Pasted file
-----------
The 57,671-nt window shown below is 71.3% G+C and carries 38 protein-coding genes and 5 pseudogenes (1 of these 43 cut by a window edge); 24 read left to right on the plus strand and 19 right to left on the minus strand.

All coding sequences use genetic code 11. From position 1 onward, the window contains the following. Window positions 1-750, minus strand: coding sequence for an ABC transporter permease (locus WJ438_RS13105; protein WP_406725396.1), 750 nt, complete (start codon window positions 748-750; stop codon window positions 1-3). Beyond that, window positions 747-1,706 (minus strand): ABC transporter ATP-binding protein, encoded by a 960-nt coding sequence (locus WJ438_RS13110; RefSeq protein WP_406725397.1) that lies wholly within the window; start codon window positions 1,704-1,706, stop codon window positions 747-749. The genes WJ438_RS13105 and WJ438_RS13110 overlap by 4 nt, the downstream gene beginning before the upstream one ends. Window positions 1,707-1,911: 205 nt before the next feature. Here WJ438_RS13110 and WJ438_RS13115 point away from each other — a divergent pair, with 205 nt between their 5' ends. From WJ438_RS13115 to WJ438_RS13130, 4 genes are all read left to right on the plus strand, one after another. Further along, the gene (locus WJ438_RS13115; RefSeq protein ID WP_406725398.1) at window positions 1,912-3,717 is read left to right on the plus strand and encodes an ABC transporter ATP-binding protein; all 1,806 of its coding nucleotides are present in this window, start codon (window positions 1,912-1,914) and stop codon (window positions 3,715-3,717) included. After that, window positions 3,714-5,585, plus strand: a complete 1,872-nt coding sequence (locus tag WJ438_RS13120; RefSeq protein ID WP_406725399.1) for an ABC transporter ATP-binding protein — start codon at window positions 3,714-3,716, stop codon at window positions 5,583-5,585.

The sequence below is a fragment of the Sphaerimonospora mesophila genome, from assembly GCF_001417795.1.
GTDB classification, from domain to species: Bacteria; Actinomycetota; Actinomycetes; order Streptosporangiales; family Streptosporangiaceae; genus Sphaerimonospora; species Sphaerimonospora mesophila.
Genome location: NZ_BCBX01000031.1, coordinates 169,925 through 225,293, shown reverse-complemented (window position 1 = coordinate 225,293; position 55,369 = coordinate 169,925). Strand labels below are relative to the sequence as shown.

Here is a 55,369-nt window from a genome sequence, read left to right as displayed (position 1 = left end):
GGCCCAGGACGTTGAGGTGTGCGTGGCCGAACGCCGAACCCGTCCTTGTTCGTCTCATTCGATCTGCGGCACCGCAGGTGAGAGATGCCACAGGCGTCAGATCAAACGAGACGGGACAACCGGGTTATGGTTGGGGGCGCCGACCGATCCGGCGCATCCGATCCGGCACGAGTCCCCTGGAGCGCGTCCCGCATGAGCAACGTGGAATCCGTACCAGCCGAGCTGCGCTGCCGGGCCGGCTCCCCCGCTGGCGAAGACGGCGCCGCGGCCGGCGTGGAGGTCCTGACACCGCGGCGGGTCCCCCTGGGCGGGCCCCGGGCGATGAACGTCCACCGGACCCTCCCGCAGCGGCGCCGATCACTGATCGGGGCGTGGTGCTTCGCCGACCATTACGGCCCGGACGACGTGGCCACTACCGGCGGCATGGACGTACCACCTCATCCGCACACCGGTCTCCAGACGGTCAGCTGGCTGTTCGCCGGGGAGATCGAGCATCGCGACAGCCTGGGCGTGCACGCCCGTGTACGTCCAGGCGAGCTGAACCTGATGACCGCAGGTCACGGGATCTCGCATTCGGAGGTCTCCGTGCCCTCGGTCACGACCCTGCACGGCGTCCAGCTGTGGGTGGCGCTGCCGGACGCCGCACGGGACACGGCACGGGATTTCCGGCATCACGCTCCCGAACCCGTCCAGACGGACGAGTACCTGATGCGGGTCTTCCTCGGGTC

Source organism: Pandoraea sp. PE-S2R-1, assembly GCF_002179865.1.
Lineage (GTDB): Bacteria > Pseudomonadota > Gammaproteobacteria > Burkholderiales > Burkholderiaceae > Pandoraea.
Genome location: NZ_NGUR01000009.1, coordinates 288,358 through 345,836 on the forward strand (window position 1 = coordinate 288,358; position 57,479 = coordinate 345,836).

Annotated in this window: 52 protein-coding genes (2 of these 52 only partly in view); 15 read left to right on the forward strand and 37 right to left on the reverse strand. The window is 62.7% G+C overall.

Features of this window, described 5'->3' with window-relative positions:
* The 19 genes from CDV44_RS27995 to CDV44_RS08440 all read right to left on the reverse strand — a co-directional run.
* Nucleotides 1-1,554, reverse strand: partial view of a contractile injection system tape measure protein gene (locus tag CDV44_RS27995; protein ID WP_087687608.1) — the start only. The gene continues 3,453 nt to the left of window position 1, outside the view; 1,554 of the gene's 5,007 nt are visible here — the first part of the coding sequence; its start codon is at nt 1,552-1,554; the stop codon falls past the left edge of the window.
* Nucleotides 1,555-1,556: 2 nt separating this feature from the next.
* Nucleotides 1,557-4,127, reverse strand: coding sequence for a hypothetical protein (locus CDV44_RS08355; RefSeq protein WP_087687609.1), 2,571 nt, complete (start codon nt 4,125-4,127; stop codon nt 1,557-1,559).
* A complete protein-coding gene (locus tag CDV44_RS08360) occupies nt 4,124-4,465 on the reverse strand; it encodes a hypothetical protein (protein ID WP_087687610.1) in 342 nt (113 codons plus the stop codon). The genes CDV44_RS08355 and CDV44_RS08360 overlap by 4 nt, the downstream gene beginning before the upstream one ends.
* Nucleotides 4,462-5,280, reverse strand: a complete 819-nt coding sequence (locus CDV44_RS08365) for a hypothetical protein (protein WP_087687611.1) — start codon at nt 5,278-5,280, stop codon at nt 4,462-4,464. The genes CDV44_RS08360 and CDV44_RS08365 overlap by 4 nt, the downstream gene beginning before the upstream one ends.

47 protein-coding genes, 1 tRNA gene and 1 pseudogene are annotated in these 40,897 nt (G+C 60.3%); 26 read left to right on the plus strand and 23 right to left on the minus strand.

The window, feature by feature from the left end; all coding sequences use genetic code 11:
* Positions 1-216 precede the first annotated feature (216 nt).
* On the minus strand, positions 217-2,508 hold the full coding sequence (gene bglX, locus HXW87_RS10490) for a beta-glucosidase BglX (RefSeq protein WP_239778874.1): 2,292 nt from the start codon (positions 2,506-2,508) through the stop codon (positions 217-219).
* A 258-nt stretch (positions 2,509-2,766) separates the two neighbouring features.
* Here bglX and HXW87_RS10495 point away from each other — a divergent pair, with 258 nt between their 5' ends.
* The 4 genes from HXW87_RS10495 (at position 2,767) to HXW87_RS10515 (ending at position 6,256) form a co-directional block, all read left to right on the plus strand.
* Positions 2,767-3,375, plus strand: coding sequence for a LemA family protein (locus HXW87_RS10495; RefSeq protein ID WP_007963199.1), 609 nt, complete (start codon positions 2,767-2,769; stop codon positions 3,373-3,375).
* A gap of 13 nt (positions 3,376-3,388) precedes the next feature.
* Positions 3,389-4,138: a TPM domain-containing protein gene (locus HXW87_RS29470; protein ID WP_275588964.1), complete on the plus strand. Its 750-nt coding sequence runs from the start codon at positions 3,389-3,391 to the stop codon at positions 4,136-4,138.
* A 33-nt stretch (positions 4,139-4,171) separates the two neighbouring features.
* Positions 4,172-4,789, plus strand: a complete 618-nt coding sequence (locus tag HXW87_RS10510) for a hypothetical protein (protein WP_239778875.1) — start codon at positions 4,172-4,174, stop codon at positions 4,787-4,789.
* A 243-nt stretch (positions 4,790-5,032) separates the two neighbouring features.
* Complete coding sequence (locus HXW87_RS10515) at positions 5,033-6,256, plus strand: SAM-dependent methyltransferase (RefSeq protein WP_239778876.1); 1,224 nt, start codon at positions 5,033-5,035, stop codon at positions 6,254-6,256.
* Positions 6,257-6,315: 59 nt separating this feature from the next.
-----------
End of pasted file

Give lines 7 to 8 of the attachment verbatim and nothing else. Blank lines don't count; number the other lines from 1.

GGCCCAGGACGTTGAGGTGTGCGTGGCCGAACGCCGAACCCGTCCTTGTTCGTCTCATTCGATCTGCGGCACCGCAGGTGAGAGATGCCACAGGCGTCAGATCAAACGAGACGGGACAACCGGGTTATGGTTGGGGGCGCCGACCGATCCGGCGCATCCGATCCGGCACGAGTCCCCTGGAGCGCGTCCCGCATGAGCAACGTGGAATCCGTACCAGCCGAGCTGCGCTGCCGGGCCGGCTCCCCCGCTGGCGAAGACGGCGCCGCGGCCGGCGTGGAGGTCCTGACACCGCGGCGGGTCCCCCTGGGCGGGCCCCGGGCGATGAACGTCCACCGGACCCTCCCGCAGCGGCGCCGATCACTGATCGGGGCGTGGTGCTTCGCCGACCATTACGGCCCGGACGACGTGGCCACTACCGGCGGCATGGACGTACCACCTCATCCGCACACCGGTCTCCAGACGGTCAGCTGGCTGTTCGCCGGGGAGATCGAGCATCGCGACAGCCTGGGCGTGCACGCCCGTGTACGTCCAGGCGAGCTGAACCTGATGACCGCAGGTCACGGGATCTCGCATTCGGAGGTCTCCGTGCCCTCGGTCACGACCCTGCACGGCGTCCAGCTGTGGGTGGCGCTGCCGGACGCCGCACGGGACACGGCACGGGATTTCCGGCATCACGCTCCCGAACCCGTCCAGACGGACGAGTACCTGATGCGGGTCTTCCTCGGGTC

Source organism: Pandoraea sp. PE-S2R-1, assembly GCF_002179865.1.